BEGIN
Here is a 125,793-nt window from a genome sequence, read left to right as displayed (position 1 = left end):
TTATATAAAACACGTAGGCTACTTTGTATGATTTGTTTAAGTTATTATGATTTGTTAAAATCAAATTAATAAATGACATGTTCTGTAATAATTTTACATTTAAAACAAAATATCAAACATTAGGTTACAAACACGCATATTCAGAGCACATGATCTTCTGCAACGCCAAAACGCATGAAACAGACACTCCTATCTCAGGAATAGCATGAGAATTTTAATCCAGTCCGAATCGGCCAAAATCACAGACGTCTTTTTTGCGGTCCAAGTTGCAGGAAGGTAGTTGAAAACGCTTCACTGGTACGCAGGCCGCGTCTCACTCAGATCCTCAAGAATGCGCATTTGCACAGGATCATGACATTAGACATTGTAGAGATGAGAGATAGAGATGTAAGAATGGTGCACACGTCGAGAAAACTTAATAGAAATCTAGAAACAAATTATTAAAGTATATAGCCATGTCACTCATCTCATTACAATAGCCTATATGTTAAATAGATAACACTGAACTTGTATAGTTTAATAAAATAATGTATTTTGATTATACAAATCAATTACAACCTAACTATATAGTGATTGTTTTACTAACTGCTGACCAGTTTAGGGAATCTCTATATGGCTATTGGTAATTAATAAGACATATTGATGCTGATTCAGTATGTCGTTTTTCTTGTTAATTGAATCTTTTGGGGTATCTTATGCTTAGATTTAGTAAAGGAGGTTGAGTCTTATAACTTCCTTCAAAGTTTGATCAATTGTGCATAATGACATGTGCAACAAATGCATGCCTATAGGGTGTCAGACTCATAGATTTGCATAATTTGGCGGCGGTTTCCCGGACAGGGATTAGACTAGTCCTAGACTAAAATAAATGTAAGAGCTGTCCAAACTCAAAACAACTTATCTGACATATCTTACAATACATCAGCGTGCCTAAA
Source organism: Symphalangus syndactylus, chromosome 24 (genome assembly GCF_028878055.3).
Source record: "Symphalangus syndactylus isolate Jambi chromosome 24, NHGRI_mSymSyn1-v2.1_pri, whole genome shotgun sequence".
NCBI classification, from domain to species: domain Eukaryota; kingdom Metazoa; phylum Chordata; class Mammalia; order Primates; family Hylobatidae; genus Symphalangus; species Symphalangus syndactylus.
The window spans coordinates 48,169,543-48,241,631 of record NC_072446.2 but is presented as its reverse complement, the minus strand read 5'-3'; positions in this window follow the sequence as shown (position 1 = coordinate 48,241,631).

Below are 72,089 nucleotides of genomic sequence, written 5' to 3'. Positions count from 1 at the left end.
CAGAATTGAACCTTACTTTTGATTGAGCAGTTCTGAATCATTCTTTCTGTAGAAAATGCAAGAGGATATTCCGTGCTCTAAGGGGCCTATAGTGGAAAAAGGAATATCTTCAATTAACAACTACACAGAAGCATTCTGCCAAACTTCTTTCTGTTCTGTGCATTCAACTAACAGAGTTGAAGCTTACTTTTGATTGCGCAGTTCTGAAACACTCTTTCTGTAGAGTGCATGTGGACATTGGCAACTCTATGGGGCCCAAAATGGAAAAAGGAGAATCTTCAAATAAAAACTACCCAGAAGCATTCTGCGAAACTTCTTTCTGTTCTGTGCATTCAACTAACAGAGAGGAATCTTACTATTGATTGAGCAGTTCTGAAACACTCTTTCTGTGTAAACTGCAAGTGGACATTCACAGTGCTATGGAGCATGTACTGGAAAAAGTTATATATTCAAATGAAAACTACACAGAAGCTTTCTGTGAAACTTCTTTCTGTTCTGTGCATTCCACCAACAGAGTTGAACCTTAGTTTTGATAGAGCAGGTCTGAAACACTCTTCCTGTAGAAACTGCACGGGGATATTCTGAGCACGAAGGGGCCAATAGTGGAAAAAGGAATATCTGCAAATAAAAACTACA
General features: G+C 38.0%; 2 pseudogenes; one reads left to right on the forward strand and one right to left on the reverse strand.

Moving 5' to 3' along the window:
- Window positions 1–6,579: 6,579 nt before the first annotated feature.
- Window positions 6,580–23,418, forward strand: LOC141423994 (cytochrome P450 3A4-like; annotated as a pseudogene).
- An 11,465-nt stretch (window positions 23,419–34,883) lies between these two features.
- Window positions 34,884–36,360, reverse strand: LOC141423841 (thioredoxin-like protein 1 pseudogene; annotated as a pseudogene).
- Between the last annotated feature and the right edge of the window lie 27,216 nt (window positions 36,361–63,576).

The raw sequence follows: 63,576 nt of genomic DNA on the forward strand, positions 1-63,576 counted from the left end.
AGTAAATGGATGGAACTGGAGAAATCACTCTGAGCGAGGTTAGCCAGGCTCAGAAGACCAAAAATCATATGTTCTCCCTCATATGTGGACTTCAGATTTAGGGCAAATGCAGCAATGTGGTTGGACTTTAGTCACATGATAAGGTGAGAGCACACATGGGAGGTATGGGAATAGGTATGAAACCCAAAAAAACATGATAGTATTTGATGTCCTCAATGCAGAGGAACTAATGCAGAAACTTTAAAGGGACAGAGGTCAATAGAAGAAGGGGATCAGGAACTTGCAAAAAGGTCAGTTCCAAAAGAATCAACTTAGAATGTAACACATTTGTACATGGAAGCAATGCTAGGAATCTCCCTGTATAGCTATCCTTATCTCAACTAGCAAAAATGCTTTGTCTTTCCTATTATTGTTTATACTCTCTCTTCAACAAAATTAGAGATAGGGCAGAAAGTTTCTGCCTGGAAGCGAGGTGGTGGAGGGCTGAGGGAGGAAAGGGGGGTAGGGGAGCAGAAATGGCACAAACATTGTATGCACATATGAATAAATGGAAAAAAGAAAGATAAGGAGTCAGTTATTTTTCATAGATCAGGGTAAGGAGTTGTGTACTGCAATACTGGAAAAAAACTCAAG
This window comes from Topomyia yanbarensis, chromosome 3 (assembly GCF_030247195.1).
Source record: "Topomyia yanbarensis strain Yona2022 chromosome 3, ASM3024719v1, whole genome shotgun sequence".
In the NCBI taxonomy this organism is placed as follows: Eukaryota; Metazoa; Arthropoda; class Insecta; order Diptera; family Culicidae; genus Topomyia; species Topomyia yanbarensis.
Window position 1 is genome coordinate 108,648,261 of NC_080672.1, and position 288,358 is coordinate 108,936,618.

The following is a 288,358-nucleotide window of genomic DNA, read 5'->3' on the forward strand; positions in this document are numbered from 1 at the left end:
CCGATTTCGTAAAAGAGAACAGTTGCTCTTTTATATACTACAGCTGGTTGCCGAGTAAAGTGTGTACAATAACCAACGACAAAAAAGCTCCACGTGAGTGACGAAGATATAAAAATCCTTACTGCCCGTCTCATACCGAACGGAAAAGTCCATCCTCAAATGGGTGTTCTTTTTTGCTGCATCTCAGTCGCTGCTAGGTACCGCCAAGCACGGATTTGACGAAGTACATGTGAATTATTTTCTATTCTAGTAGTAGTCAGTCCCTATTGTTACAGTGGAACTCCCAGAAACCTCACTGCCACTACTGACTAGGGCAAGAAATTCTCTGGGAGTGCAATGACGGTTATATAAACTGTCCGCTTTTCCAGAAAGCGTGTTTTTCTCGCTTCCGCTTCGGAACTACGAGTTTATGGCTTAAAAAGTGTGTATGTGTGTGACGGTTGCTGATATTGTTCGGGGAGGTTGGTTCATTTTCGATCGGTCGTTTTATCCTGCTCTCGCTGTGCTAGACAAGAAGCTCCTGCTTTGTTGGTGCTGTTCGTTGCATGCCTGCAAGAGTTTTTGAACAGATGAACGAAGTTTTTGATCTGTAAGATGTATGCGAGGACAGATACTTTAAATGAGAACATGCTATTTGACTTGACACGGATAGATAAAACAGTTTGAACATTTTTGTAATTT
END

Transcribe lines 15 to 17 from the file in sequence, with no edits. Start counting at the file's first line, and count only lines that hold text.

- Between the last annotated feature and the right edge of the window lie 27,216 nt (window positions 36,361–63,576).

The raw sequence follows: 63,576 nt of genomic DNA on the forward strand, positions 1-63,576 counted from the left end.
AGTAAATGGATGGAACTGGAGAAATCACTCTGAGCGAGGTTAGCCAGGCTCAGAAGACCAAAAATCATATGTTCTCCCTCATATGTGGACTTCAGATTTAGGGCAAATGCAGCAATGTGGTTGGACTTTAGTCACATGATAAGGTGAGAGCACACATGGGAGGTATGGGAATAGGTATGAAACCCAAAAAAACATGATAGTATTTGATGTCCTCAATGCAGAGGAACTAATGCAGAAACTTTAAAGGGACAGAGGTCAATAGAAGAAGGGGATCAGGAACTTGCAAAAAGGTCAGTTCCAAAAGAATCAACTTAGAATGTAACACATTTGTACATGGAAGCAATGCTAGGAATCTCCCTGTATAGCTATCCTTATCTCAACTAGCAAAAATGCTTTGTCTTTCCTATTATTGTTTATACTCTCTCTTCAACAAAATTAGAGATAGGGCAGAAAGTTTCTGCCTGGAAGCGAGGTGGTGGAGGGCTGAGGGAGGAAAGGGGGGTAGGGGAGCAGAAATGGCACAAACATTGTATGCACATATGAATAAATGGAAAAAAGAAAGATAAGGAGTCAGTTATTTTTCATAGATCAGGGTAAGGAGTTGTGTACTGCAATACTGGAAAAAAACTCAAG